The construction was simple and un-insulated: stud walls with one layer of green wood and a single sheet of tar paper for protection from the elements. Additional wood was supplied to the occupants to build beds, tables and benches. Since it was green wood, the furniture quickly warped, and moisture from the bed slats seeped into the mattresses. Apart from that green wood and a small stove, the inmates were to supply everything else themselves.
Marion and her children were shipped to the Slocan Valley in July 1942. They lived in a tent on the Popoff farm until allotted a cabin in the Lemon Creek Camp in September. Marion was lucky. She and her three children were assigned to one-half of a duplex of small shacks, while her Issei parents and teenaged siblings got the other half. Tamotsu did not rejoin them until the Yellowhead road camps to which the Issei had been sent were closed in November 1942.
In the summer of 1942, the Oda-Kohara family moved into their new-built shack, probably from the tent on the left. Left to right: Akihei Kohara, Toshio Oda, Chika Kohara, Yasuko Marge Kamiya, nee Kohara, Betty Kagayama, June Hubert, nee Oda, Deanna Oda, Ayako Kohara nee Yasui, Mizue Mimi Woods, nee Oda. Source: NNM 19184.108.40.206 Alex Eastwood Collection.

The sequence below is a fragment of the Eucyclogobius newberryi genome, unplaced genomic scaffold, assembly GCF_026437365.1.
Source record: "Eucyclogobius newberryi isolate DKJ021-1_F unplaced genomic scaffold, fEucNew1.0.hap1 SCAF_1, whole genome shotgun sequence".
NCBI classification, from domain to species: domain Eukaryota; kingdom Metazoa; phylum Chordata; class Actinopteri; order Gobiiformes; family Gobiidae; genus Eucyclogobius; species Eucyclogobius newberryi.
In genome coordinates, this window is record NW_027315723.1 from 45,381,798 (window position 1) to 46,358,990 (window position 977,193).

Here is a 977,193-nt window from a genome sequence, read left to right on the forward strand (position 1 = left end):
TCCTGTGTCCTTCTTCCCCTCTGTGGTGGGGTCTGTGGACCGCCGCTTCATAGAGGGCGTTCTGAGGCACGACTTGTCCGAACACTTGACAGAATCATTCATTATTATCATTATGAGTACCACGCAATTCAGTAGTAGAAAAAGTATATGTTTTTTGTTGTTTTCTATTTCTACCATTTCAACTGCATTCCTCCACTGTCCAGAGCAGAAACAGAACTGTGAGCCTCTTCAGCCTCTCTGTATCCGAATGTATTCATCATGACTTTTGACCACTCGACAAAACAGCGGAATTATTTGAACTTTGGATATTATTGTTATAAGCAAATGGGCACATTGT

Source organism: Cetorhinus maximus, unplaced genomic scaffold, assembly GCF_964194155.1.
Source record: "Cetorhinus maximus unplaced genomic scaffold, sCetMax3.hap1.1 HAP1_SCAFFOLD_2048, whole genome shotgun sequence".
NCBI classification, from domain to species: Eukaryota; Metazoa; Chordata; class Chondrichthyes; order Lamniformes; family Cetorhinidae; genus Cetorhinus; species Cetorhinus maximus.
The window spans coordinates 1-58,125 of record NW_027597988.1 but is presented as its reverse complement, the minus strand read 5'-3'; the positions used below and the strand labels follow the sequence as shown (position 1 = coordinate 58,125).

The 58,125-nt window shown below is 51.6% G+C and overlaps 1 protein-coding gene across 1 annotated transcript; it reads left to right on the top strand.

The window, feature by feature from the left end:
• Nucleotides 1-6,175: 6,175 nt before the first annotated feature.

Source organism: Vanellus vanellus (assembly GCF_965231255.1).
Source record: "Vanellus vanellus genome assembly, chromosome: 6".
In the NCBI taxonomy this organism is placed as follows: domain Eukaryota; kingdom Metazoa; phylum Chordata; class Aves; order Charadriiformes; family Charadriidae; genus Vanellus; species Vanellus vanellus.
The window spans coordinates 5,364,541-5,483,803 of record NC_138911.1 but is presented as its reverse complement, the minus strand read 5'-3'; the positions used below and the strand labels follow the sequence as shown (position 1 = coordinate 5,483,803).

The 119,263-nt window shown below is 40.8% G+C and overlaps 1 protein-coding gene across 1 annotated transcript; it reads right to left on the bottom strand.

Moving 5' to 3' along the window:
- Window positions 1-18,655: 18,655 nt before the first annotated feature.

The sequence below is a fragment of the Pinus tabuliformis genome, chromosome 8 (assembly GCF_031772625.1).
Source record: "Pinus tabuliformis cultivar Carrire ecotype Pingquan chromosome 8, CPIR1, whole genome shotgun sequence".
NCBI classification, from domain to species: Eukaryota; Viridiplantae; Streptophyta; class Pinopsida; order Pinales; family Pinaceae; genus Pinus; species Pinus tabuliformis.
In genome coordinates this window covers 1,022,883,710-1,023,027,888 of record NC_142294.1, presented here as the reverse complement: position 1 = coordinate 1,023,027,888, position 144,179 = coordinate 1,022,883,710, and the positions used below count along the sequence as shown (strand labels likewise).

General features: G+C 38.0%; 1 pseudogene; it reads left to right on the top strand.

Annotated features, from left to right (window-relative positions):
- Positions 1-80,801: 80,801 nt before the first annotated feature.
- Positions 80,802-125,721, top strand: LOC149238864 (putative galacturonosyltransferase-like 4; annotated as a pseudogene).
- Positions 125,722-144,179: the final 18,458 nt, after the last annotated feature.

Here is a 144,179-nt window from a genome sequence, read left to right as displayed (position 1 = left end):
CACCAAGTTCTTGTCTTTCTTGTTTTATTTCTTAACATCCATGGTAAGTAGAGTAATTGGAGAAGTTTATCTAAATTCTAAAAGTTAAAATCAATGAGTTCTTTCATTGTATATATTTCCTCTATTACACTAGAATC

The winter of 1942 was the next challenge the women faced. The intense cold penetrated their un-insulated cabins built of green wood. June Hirai Tanaka recalled: In Slocan we had this house, but there was no windows in the winter [because of the ice], and for fuel we had these ice‑covered logs we had to melt first. It wouldn't burn. It just smoked... My job all day was to get enough heat to dry mattresses for the night. That was an all‑day job.... It was just dreadful.... In order to survive, just to be able to sleep, just those basic things, you worked all day at it. (Interview tape, NNM Sunahara Collection).
The arrival of winter marked the awakening of the community spirit of the inmates. The Nisei housing coordinator at Kaslo, Katsuko Hideka Halfhide remembered:
“One of the reasons the Japanese people were able to adapt... was that they always had this tradition of working in groups.... They did this in Japan. Every little village had its council.... This was the whole background they could draw from: a great stability and a great sense of social values.... Mind you, they had their cliques. They had their divisions. Sometimes you could tear your hair out.... But underlying it all was the old tradition [of working together, tonarigumi].”(Interview tape, NNM Sunahara Collection).
In short order, committees formed within the camps to petition for increases in the relief allowance, for materials to winterize the cabins, for water systems and electricity, for the release of the interned men, for the dismissal of unsympathetic Caucasian workers, for improved recreation facilities and, perhaps most importantly, for schools for their children.